The Fisher King's next development occurred around the end of the 13th century in Robert de Boron's Joseph d'Arimathie, the first work to connect the Grail with Jesus. Here, the "Rich Fisher" is called Bron, a name similar enough to Bran to suggest a relationship, and he is said to be the brother-in-law of Joseph of Arimathea, who had used the Grail to catch Christ's blood before laying him in the tomb. Joseph founds a religious community that travels eventually to Britain and entrusts the Grail to Bron (who is called the "Rich Fisher" because he catches a fish eaten at the Grail table). Bron founds the line of Grail keepers that eventually includes Perceval.
The Lancelot-Grail (Vulgate) prose cycle includes a more elaborate history for the Fisher King. Many in his line are wounded for their failings, and the only two that survive to Arthur's day are the Wounded King, named Pellehan (Pellam of Listeneise in Malory), and the Fisher King, Pelles. Pelles engineers the birth of Galahad by tricking Lancelot into bed with his daughter Elaine, and it is prophesied that Galahad will achieve the Grail and heal the Wasteland. Galahad, the knight prophesied to achieve the Holy Grail and heal the Maimed King, is conceived when Elaine gets Dame Brisen to use magic to trick Lancelot into thinking that he is coming to visit Guenever. So Lancelot sleeps with Elaine, thinking her Guenever, but flees when he realizes what he has done. Galahad is raised by his aunt in a convent, and when he is eighteen, comes to King Arthur's court and begins the Grail Quest. Only he, Percival, and Bors are virtuous enough to achieve the Grail and restore Pelles.
In the Post-Vulgate cycle and Thomas Malory's Le Morte d'Arthur, the Fisher King's wound was given to him by Sir Balin in the "Dolorous Stroke", when Balin grabs a spear and stabs Pellam in self-defense. However, the spear is the Spear of Longinus, the lance that pierced Christ's side, and Pellam and his land must suffer for its misuse until the coming of Galahad. The Dolorous Stroke is typically represented as divine vengeance for a sin on the part of its recipient. The nature of Pellam's sin is not stated explicitly, though he at least tolerates his murderous brother Garlon, who slays knights while under cover of invisibility, apparently at random.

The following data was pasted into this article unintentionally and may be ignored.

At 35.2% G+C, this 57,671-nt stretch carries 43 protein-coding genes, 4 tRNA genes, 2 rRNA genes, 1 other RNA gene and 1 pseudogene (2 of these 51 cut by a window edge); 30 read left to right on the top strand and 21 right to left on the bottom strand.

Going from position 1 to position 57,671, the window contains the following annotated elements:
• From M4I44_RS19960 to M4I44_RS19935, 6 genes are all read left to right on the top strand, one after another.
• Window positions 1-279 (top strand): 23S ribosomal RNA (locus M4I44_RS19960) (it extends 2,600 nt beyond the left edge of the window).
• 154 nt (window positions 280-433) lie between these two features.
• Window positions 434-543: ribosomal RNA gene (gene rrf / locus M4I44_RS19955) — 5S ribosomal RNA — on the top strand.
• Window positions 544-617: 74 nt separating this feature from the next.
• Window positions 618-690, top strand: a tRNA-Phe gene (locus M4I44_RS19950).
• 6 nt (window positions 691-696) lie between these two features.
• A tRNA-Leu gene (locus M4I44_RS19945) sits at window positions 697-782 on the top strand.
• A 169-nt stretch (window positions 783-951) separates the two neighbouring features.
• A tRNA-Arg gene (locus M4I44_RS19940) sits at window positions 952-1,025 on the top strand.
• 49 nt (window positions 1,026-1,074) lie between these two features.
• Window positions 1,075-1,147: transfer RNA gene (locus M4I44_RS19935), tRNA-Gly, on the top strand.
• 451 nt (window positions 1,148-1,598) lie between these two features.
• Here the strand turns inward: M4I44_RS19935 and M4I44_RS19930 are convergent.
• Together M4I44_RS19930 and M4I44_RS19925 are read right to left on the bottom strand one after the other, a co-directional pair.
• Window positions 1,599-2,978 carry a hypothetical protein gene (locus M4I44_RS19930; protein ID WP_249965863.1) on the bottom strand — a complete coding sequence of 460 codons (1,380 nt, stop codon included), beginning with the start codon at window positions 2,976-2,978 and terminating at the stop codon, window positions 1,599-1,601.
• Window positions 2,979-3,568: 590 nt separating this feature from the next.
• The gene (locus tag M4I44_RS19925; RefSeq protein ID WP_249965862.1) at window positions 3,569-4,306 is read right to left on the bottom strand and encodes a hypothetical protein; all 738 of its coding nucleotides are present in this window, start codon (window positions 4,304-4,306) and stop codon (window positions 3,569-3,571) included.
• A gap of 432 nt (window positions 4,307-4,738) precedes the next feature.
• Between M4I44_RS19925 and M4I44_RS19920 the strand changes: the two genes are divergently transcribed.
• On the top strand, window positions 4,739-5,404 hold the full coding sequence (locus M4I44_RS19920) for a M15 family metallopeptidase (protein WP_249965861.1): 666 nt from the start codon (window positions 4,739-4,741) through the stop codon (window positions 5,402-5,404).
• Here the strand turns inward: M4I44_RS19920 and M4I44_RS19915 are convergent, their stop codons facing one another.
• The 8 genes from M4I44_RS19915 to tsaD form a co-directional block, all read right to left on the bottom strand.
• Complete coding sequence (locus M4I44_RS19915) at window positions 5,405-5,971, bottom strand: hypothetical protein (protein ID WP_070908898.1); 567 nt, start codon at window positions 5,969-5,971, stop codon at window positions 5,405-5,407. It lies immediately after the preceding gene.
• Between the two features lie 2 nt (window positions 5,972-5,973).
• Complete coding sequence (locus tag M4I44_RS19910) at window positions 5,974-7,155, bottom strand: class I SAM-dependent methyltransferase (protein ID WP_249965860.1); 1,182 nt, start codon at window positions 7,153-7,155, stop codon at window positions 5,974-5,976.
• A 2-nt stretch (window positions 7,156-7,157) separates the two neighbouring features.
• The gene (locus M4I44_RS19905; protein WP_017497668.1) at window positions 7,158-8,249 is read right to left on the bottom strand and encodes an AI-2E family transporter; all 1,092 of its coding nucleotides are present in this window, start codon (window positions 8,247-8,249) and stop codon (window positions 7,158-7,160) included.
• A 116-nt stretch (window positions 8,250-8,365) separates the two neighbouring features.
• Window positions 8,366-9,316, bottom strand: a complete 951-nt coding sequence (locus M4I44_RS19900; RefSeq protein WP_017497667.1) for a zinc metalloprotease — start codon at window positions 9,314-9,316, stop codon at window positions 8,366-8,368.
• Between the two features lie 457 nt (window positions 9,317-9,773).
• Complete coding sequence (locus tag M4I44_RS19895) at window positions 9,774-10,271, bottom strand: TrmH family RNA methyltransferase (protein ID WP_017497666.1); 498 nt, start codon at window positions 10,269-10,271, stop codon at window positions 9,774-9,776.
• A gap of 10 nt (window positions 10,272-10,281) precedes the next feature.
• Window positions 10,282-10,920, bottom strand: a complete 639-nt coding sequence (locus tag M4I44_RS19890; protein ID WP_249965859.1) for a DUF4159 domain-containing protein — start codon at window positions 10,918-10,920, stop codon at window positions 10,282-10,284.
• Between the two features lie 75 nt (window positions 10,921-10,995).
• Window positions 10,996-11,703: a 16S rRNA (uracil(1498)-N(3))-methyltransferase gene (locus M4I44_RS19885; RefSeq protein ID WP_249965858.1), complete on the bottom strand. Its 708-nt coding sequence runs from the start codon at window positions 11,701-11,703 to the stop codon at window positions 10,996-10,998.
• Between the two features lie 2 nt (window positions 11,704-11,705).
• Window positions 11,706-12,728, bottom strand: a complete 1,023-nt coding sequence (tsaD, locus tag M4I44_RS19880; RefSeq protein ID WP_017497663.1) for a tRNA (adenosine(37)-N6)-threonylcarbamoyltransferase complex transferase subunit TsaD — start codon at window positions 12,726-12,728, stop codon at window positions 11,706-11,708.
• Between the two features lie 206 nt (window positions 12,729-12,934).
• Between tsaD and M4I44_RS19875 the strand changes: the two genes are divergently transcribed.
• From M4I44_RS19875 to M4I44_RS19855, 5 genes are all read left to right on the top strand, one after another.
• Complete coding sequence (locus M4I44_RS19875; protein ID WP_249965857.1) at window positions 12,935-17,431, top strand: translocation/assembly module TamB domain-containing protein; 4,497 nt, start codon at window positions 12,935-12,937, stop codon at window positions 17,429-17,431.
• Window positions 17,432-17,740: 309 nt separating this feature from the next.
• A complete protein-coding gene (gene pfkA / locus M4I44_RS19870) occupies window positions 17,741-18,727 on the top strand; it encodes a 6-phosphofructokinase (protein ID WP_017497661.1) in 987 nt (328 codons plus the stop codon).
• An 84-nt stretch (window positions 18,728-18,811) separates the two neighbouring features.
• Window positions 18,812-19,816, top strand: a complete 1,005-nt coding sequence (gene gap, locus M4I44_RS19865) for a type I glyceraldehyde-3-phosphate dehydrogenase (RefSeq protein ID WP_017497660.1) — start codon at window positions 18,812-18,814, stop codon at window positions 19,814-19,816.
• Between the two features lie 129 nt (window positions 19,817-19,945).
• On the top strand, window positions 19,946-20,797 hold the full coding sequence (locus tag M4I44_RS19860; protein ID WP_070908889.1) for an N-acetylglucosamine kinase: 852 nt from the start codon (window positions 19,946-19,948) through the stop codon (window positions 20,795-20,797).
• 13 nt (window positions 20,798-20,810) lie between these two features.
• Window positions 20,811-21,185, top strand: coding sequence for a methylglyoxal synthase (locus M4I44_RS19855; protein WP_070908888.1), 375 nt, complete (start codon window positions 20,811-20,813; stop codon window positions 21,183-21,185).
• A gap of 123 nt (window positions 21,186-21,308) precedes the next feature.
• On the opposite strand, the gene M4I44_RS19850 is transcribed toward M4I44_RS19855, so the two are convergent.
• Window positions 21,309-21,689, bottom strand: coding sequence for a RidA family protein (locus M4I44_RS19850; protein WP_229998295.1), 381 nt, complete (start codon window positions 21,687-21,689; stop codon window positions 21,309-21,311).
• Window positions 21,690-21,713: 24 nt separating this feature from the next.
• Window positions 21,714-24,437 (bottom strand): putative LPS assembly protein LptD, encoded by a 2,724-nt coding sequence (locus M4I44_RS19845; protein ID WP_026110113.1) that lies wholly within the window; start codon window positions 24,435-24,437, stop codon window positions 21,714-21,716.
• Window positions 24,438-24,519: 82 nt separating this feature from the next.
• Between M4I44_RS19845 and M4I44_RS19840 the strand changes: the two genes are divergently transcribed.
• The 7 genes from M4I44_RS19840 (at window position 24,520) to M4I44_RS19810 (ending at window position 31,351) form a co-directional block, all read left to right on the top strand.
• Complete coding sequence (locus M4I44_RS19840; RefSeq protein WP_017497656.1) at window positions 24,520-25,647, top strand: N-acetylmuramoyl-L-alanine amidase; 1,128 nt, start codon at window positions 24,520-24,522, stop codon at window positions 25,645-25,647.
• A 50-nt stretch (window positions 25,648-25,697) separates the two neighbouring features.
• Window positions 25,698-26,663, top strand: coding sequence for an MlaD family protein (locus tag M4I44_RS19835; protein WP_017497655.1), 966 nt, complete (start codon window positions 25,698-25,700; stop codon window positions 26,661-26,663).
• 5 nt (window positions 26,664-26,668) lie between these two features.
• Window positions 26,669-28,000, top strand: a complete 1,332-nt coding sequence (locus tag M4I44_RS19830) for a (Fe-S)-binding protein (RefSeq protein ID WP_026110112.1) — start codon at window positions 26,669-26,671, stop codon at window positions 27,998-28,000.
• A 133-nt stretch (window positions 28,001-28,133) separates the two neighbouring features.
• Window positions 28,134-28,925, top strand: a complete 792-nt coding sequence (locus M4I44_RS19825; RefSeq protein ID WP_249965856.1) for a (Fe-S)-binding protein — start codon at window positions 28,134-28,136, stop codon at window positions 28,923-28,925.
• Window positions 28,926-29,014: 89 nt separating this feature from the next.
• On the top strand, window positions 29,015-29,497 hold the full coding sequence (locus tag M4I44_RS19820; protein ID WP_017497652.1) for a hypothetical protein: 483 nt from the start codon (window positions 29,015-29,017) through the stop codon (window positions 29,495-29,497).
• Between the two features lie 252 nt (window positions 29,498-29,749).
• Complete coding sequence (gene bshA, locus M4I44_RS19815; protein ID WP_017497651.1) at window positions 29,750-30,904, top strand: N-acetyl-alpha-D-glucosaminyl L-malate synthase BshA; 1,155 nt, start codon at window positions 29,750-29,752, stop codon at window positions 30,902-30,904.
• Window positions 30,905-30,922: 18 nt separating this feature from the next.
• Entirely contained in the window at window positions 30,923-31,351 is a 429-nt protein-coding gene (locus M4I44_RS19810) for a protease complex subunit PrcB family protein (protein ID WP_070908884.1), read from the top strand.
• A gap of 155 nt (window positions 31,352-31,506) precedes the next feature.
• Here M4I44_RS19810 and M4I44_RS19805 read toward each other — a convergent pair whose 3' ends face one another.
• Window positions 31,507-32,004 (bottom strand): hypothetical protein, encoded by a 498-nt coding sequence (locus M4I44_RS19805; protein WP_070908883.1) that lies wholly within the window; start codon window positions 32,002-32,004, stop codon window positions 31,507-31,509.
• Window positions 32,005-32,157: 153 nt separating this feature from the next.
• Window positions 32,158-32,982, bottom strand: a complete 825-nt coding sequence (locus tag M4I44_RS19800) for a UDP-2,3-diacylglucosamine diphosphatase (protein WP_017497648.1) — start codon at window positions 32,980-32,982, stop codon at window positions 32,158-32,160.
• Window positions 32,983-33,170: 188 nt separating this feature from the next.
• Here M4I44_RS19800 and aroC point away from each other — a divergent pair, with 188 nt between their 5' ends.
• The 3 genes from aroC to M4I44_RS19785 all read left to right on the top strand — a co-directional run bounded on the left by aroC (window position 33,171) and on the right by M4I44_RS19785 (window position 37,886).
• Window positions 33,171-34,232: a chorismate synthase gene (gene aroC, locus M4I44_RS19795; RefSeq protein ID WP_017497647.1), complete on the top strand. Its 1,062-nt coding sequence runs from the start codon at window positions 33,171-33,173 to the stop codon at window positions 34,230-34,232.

King Pelles is the Maimed King, one of a line of Grail keepers established by Joseph of Arimathea, and the father of Eliazer and Elaine (the mother of Galahad). He resides in the castle of Corbinec in Listenois. Pelles and his relative Pellehan appear in both the Vulgate and Post-Vulgate cycles, as well as in later works, such as Malory's Le Morte d'Arthur (in which Pellehan is called Pellam). In the Vulgate, Pelles is the son of Pellehan, but the Post-Vulgate is less clear about their relationship. It is even murkier in Malory's work: one passage explicitly identifies them (book XIII, chapter 5), though this is contradicted elsewhere.
In all, there are four characters (some of whom can probably be identified with each other) filling the role of Fisher King or Wounded King in Malory's Le Morte d'Arthur:
- King Pellam, wounded by Balin, as in the Post-Vulgate. In the Vulgate's (somewhat) clearer Grail lineage, Pelles is the son of Pellehan and is wounded in a separate accident, while in the Post-Vulgate Pelles and Pellehan are brothers. The further step of mistaking them as the same character would be understandable; Malory makes a similar confusion between the brothers Ywain and Ywain the Bastard, whom he eventually regards as the same character, though he had initially treated as separate.
- King Pelles, grandfather of Galahad, described as "the maimed king". In one passage, he is explicitly identified with Pellam; in another, however, he is said to have suffered his wound in quite different circumstances.
- King Pescheour (or Petchere), lord of the Grail Castle, who never appears on stage (at least under that name). He owes his existence to a mistake by Malory, who took the Old French roy Peschour ("Fisher King", a phrase that Malory never otherwise uses) for a name rather than an epithet. Nevertheless, Malory treats him as distinct from Pelles.
- An anonymous, bed-ridden Maimed King, healed by Galahad at the climax of the Grail Quest. He is definitely distinct from Pelles, who has just been sent out of the room, and who is anyway at least mobile.
In addition, there is the figure of King Pellinore, who is Percival's father (in other versions of the legend, Percival is related to the Pelles family). It would appear that Malory intended to have one Maimed King, wounded by Balin and suffering until healed by his grandson Galahad, but never managed to successfully reconcile his sources.
Fisher King injuryEdit
The injury is a common theme throughout the telling of the Grail Quest. Although some iterations have two kings present, one or both are injured, most commonly in the thigh. The wound is sometimes presented as a punishment, usually for philandering. In Parzival, specifically, the king is injured by the bleeding lance as punishment for taking a wife, which was against the code of the "Grail Guardians". In some early story lines, Percival asking the Fisher King the healing question cures the wound. The nature of the question differs between Perceval and Parzival, but the central theme is that the Fisher King can be healed only if Percival asks "the question".